Mohammed was arrested on March 1, 2003, in Rawalpindi, Pakistan, by Pakistani security officials working with the CIA. He was then held at multiple CIA secret prisons and Guantanamo Bay where he was interrogated and tortured with methods including waterboarding. During U.S. hearings at Guantanamo Bay in March 2007, Mohammed again confessed his responsibility for the attacks, stating he "was responsible for the 9/11 operation from A to Z" and that his statement was not made under duress.
Controversial content has included material relating to Holocaust denial and the Hillsborough disaster, in which 96 football fans from Liverpool were crushed to death in 1989. In July 2008, the Culture and Media Committee of the House of Commons of the United Kingdom stated that it was "unimpressed" with YouTube's system for policing its videos, and argued that "proactive review of content should be standard practice for sites hosting user-generated content". YouTube responded by stating:More Info
Mohammed was arrested on March 1, 2003, in Rawalpindi, Pakistan, by Pakistani security officials working with the CIA. He was then held at multiple CIA secret prisons and Guantanamo Bay where he was interrogated and tortured with methods including waterboarding. During U.S. hearings at Guantanamo Bay in March 2007, Mohammed again confessed his responsibility for the attacks, stating he "was responsible for the 9/11 operation from A to Z" and that his statement was not made under duress.More Info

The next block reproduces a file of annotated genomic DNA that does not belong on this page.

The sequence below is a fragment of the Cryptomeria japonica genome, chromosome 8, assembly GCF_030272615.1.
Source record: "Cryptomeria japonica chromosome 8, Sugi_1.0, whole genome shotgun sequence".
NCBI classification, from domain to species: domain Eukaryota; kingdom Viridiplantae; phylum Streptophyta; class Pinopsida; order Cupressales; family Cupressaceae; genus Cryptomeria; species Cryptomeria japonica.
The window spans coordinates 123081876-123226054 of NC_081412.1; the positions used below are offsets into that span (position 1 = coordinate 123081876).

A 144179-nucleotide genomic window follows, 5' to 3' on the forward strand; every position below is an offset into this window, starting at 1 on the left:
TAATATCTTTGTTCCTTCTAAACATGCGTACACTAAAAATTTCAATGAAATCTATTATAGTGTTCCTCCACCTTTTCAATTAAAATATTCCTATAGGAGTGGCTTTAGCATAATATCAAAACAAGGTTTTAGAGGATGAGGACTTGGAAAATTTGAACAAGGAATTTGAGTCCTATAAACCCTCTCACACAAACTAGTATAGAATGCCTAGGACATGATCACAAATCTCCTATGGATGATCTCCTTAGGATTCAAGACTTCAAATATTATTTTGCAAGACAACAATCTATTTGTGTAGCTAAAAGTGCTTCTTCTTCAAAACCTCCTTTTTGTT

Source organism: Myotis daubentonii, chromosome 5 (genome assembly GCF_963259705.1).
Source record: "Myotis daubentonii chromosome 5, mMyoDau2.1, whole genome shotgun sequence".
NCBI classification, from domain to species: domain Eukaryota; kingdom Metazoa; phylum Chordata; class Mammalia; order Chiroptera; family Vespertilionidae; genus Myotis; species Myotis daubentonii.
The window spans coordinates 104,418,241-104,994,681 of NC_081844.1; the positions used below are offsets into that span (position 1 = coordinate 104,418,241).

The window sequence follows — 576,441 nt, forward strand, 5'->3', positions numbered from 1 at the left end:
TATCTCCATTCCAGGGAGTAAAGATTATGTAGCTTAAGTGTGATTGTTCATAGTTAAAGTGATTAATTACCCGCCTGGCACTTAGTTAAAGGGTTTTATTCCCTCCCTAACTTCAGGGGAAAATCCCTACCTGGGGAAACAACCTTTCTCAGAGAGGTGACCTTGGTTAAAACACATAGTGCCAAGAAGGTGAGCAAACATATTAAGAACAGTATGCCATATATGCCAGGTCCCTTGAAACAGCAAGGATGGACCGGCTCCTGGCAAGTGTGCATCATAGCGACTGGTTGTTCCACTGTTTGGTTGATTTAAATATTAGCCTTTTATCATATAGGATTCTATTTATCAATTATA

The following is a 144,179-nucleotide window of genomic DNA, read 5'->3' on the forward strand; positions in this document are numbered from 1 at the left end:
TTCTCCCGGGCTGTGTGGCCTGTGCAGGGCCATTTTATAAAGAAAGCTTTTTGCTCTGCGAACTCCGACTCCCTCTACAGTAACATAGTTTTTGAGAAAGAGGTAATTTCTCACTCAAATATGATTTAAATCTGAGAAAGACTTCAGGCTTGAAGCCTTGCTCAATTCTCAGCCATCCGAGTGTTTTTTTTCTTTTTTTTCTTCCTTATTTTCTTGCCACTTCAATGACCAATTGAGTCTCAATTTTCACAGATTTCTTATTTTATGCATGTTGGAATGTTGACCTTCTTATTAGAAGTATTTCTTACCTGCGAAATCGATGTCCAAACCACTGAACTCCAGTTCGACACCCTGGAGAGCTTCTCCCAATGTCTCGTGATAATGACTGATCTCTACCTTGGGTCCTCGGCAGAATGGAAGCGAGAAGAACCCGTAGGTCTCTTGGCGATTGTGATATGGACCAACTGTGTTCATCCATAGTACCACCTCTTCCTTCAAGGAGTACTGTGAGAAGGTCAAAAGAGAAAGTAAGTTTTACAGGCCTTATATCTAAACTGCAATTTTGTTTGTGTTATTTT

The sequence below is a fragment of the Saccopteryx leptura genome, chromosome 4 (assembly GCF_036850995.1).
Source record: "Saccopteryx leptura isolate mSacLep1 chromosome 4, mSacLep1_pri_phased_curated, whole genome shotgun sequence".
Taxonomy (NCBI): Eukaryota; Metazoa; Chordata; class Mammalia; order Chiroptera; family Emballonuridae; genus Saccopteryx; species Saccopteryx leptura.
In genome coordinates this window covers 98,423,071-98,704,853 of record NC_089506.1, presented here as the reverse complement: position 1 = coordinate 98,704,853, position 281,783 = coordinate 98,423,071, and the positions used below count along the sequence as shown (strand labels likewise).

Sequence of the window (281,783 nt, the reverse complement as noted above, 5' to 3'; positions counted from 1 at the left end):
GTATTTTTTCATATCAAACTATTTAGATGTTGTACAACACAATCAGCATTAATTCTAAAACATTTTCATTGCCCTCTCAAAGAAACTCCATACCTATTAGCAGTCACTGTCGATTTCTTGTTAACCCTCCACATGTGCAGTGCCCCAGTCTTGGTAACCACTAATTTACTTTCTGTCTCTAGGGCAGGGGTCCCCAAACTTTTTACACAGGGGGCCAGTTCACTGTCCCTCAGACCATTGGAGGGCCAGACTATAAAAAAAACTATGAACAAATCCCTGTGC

Later that year, YouTube came under criticism for showing inappropriate videos targeted at children and often featuring popular characters in violent, sexual or otherwise disturbing situations, many of which appeared on YouTube Kids and attracted millions of views. The term "Elsagate" was coined on the Internet and then used by various news outlets to refer to this controversy. On November 11, 2017, YouTube announced it was strengthening site security to protect children from unsuitable content. Later that month, the company started to mass delete videos and channels that made improper use of family friendly characters. As part as a broader concern regarding child safety on YouTube, the wave of deletions also targeted channels which showed children taking part in inappropriate or dangerous activities under the guidance of adults. Most notably, the company removed Toy Freaks, a channel with over 8.5 million subscribers, that featured a father and his two daughters in odd and upsetting situations. According to analytics specialist SocialBlade, it earned up to £8.7 million annually prior to its deletion.More Info
As a result of the controversy, which added to the concern about "Elsagate", several major advertisers whose ads had been running against such videos froze spending on YouTube. In December 2018, The Times found more than 100 grooming cases in which children were manipulated into sexually implicit behavior (such as taking off clothes, adopting sexualised poses and touching other children inappropriately) by strangers. After a reporter flagged the videos in question, half of them were removed, and the rest were removed after The Times contacted YouTube's PR department.More Info
Also in November 2017, it was revealed in the media that many videos featuring children – often uploaded by the minors themselves, and showing innocent content such as the children playing with toys or performing gymnastics – were attracting comments from pedophiles with predators finding the videos through private YouTube playlists or typing in certain keywords in Russian. Other child-centric videos originally uploaded to YouTube began propagating on the dark web, and uploaded or embedded onto forums known to be used by pedophiles.More Info
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